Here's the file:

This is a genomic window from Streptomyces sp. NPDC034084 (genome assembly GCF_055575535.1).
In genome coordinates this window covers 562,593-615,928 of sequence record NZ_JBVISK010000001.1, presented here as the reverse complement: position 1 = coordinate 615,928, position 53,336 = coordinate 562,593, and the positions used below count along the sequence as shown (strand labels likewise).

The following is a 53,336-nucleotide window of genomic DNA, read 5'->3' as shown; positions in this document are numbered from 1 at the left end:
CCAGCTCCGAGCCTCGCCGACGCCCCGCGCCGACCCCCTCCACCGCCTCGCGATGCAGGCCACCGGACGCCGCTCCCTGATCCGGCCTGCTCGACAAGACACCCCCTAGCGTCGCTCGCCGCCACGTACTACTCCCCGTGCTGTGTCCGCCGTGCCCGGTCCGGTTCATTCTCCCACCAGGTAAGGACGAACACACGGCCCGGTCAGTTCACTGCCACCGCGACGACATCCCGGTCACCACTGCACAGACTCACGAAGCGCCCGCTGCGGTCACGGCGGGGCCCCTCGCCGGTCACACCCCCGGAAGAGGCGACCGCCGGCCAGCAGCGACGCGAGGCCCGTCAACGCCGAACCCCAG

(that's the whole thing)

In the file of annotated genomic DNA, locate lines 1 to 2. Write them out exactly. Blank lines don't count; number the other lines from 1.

This is a genomic window from Streptomyces sp. NPDC034084 (genome assembly GCF_055575535.1).
In genome coordinates this window covers 562,593-615,928 of sequence record NZ_JBVISK010000001.1, presented here as the reverse complement: position 1 = coordinate 615,928, position 53,336 = coordinate 562,593, and the positions used below count along the sequence as shown (strand labels likewise).